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Ballot Access Electoral Reform News

Hijack of Montana Green Party Ballot Line


In 2018, members of the Montana Green Party were surprised by news that people they didn’t know were petitioning to put Green Party candidates on the state ballot. Then it happened again in 2020, and although the real Montana Green Party publicly disavowed the effort, it was powerless to stop it.

As it turned out, the bogus Green campaigns and petition drives were organized by Republican-linked operatives, leading to a lengthy scandal and court battle in 2020 detailed by the independent Montana Free Press in an article titled “How Montana’s Green Party found itself at the center of a political circus. Again.”

The Montana Green Party made a public statement via Facebook on February 12th, 2020 disavowing the petition drives and associated campaigns, writing, “We have been receiving notice that there are people falsely collecting information on behalf of the Green Party… Keep in mind that for the last few years there are individuals who seek nothing more than to smear our name and mission by using very rude and impractical methods, in these cases impersonation to degrade our cause.”

Yet the fact that the Montana Green Party had nothing to do with the effort, and indeed denounced it publicly as a fraud, hasn’t stopped detractors from pointing to headlines like “MT GOP financed Green Party ballot qualification in Montana” to argue that the Green Party willingly takes money from, or otherwise conspires with, Republican operatives.

These types of dirty tricks have a long history, and the Greens are far from the only party to have their ballot line hijacked or attract unwanted “support” from political tricksters. In fact, the Montana Free Press story notes “a political action committee supporting [Montana Democrat] Sen. Jon Tester’s re-election bid put $500,000 toward a campaign ad for the Libertarian candidate just days before the November election.”

In New York, where fusion allows candidates to run on multiple party lines, the Rensselaer County GOP led a 2021 effort to register conservative voters in the Working Families Party, which typically endorses Democrats, in order to win the Working Families line for GOP candidates. In 2014, Democratic Governor Andrew Cuomo created a new Women’s Equality Party, leading to widespread charges he was trying to confuse voters seeking to vote for the Working Families Party, based on the similarity of the ballot abbreviations WEP and WFP. In Minnesota, media investigations have found that 2020 candidates for the Legal Marijuana Now Party and the Grassroots Legalize Cannabis Party were recruited by Republican operatives.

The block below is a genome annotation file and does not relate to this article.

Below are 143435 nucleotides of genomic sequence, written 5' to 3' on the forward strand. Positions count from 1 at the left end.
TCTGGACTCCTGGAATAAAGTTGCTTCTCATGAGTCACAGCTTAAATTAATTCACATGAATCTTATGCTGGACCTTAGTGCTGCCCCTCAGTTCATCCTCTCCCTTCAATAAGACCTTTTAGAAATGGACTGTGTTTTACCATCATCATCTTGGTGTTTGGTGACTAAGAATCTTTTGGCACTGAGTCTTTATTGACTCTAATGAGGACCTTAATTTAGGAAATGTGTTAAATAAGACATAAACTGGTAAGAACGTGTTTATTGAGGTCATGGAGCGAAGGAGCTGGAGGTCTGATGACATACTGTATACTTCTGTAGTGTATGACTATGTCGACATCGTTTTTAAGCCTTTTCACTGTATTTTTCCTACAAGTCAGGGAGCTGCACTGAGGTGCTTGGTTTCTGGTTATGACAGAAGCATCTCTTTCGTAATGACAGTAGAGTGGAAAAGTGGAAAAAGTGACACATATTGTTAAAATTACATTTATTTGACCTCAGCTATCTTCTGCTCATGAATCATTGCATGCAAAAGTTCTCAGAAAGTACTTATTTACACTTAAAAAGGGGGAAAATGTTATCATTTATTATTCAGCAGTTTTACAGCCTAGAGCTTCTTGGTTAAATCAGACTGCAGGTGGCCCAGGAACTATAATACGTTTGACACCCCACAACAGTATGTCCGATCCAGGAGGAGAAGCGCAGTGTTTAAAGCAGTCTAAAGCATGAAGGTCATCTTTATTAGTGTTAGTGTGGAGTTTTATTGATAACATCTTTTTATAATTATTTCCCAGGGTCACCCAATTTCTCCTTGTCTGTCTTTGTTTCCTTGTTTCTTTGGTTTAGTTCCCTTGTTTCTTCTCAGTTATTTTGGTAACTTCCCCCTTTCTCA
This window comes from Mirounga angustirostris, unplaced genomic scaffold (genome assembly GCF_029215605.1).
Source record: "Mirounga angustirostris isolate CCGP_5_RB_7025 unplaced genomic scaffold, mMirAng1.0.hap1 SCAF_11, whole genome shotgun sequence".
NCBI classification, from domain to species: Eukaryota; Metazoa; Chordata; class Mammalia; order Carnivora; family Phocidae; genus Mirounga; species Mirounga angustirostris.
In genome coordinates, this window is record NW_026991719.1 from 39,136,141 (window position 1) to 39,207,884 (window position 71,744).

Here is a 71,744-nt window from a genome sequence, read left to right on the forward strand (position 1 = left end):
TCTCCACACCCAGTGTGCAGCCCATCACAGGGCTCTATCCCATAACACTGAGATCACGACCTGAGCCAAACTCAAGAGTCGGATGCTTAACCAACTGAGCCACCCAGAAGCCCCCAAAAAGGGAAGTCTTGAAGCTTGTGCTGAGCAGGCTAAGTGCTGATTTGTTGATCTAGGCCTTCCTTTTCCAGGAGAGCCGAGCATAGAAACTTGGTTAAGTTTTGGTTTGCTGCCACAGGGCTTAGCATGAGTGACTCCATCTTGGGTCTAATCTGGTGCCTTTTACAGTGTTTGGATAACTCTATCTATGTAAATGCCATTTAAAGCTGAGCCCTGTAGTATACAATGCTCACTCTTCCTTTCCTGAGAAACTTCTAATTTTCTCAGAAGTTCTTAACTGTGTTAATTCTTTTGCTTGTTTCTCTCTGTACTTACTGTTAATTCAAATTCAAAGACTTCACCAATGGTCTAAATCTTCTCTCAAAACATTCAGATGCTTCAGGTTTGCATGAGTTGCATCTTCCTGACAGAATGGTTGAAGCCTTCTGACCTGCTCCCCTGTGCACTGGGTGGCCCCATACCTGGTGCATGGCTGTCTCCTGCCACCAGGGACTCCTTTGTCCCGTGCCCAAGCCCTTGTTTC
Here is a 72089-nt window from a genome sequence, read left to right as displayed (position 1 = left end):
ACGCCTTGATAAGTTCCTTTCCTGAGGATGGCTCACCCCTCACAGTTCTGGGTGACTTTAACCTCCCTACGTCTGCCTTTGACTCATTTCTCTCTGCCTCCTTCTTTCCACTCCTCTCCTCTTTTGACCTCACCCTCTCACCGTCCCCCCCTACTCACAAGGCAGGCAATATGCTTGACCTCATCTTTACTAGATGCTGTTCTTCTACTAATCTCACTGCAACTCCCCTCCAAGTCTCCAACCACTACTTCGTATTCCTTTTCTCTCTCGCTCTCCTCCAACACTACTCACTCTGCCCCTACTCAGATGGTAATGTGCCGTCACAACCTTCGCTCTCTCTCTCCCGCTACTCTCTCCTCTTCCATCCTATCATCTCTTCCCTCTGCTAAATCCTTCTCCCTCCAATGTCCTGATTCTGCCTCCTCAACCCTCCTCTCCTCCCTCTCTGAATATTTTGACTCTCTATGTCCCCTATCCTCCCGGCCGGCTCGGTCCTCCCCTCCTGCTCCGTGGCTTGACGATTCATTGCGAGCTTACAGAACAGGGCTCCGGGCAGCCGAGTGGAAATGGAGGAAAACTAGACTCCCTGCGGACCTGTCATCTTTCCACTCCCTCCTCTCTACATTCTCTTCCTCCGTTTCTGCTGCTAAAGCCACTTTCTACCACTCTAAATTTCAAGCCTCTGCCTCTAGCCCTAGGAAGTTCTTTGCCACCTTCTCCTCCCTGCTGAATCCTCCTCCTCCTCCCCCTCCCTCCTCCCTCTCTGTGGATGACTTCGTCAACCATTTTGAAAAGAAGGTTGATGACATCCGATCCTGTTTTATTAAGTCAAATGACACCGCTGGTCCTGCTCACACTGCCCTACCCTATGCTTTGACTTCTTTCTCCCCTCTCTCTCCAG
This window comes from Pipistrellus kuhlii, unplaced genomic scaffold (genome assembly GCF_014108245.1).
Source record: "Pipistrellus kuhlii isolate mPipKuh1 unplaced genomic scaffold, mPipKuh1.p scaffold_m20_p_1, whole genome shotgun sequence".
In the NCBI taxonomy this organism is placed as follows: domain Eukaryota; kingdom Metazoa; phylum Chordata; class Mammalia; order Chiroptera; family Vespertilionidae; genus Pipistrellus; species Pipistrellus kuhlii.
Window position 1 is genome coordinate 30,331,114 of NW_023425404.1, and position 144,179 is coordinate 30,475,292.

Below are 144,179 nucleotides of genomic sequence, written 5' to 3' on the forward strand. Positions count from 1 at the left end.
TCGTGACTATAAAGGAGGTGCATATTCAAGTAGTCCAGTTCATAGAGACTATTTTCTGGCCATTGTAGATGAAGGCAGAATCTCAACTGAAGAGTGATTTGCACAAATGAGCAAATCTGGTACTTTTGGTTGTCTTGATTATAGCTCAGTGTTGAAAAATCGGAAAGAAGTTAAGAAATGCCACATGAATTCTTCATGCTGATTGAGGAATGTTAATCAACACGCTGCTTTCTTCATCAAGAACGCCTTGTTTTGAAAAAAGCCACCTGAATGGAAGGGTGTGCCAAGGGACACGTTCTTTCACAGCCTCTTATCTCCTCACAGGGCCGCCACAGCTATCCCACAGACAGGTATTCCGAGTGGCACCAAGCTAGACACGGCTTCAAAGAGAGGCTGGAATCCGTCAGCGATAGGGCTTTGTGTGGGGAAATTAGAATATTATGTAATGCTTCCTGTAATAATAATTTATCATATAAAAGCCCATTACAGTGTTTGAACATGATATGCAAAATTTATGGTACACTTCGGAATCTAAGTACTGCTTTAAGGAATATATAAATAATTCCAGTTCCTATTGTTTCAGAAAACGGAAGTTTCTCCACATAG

Under current law, all these ballot shenanigans are legal. For example, while new campaign finance disclosure laws in Montana revealed how Republicans were funneling money through a group called “Montanans for Conservation” to fund their bogus Green petition drives, neither the actual Green Party nor anyone else could stop them from doing it.

The root of the problem is the first-past-the-post election system (in which the highest fraction of the vote wins even if it’s less than a majority), which tends both to perpetuate a two-party system and to incentivize those parties to try to divert voters who otherwise would support their main established rival into smaller parties. Both Democrats and Republicans have frequently engaged in these kinds of tricks, and if they aren’t hijacking the ballot lines of Greens or Libertarians, they can do it to lesser-known parties like Legal Marijuana Now or invent new parties like the Women’s Equality Party. It’s debatable how much these ploys actually work as intended, but what’s clear is that they erode voters’ already low level of trust in politics, and damage the reputations of the parties whose ballot lines are stolen and used for nefarious purposes.

The real solution to the problem of ballot hijacking is to reform our elections, namely by replacing first-past-the-post voting with ranked-choice voting. Under ranked-choice voting, if a voter’s first choice doesn’t win, their vote can still count for their second choice, which eliminates the “vote-splitting” or “spoiler” effect that ballot hijackers seek to exploit. Ranked-choice voting has many benefits leading to its adoption in a growing number of municipalities and states, and we can add to the list that it would put an end to the reprehensible practice of ballot hijacking.

David Schwab

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